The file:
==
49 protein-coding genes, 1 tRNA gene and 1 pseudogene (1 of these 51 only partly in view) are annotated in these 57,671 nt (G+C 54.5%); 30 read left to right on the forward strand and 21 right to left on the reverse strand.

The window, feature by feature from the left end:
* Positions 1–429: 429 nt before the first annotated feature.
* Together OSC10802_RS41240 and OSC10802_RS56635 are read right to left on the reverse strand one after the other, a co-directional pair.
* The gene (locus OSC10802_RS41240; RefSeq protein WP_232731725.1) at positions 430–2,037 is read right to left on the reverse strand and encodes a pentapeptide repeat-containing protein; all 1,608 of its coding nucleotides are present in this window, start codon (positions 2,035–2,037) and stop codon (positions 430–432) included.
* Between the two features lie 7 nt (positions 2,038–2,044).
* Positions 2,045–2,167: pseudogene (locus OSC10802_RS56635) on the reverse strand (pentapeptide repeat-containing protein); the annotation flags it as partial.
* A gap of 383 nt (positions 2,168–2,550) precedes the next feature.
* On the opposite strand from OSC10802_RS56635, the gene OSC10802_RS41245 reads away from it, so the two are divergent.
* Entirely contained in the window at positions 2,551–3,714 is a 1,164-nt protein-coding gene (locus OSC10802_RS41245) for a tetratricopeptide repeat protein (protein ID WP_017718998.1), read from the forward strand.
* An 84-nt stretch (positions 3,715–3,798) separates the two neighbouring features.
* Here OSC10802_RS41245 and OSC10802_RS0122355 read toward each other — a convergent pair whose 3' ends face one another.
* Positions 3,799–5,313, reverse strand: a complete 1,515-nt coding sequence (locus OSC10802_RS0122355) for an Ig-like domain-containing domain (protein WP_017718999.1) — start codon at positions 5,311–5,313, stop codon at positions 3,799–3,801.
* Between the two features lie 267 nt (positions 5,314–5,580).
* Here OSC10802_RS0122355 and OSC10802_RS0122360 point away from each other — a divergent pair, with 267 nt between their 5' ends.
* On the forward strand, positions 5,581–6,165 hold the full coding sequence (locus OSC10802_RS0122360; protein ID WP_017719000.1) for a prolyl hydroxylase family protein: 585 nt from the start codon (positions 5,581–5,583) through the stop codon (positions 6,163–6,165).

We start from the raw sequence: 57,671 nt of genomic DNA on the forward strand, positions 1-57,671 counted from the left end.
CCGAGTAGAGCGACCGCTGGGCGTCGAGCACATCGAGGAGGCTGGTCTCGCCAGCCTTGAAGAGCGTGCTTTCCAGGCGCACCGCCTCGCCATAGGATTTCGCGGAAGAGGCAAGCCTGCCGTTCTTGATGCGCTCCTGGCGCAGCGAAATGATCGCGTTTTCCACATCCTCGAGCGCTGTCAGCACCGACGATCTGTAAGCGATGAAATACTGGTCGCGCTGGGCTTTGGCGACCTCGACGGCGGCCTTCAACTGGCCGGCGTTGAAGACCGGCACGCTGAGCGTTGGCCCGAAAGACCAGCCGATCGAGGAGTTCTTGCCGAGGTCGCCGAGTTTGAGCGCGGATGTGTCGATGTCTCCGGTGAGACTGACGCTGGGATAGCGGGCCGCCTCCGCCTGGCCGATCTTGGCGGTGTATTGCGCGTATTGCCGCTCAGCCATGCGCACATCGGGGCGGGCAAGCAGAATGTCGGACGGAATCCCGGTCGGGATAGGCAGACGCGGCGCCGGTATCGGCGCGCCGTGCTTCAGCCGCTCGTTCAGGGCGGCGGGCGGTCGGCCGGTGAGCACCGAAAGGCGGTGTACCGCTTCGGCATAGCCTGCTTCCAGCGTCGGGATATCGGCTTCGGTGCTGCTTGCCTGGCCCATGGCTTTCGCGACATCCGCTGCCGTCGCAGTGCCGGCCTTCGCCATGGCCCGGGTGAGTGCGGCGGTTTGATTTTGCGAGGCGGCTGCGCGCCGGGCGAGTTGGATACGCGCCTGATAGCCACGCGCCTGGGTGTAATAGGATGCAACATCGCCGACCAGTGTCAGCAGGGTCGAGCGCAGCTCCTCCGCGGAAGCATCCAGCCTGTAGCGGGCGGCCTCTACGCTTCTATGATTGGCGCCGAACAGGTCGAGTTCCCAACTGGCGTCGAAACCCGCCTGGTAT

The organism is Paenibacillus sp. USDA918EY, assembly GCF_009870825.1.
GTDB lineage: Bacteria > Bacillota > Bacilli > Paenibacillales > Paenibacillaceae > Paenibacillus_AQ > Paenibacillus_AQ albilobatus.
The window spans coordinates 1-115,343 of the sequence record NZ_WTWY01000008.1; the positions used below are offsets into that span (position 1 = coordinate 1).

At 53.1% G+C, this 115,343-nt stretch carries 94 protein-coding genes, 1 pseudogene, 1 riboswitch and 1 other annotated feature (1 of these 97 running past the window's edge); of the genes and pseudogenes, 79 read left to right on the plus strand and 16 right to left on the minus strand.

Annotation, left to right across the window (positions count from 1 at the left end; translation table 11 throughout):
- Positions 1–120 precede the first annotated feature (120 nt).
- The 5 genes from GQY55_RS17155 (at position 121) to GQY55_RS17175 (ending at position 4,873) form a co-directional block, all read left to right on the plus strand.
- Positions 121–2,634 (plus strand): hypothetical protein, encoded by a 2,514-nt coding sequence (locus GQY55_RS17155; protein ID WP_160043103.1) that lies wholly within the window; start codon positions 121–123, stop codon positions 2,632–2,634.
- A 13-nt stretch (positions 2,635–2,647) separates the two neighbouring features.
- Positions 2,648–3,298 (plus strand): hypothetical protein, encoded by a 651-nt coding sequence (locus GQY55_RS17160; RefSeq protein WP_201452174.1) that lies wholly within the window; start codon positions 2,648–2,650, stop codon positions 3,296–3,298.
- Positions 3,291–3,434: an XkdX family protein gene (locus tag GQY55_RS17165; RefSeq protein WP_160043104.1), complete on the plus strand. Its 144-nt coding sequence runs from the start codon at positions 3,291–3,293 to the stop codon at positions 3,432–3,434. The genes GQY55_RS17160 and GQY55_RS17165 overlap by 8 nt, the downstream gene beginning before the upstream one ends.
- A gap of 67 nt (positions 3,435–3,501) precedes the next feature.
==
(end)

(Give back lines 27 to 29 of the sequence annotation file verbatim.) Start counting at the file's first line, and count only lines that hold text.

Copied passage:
- A 13-nt stretch (positions 2,635–2,647) separates the two neighbouring features.
- Positions 2,648–3,298 (plus strand): hypothetical protein, encoded by a 651-nt coding sequence (locus GQY55_RS17160; RefSeq protein WP_201452174.1) that lies wholly within the window; start codon positions 2,648–2,650, stop codon positions 3,296–3,298.
- Positions 3,291–3,434: an XkdX family protein gene (locus tag GQY55_RS17165; RefSeq protein WP_160043104.1), complete on the plus strand. Its 144-nt coding sequence runs from the start codon at positions 3,291–3,293 to the stop codon at positions 3,432–3,434. The genes GQY55_RS17160 and GQY55_RS17165 overlap by 8 nt, the downstream gene beginning before the upstream one ends.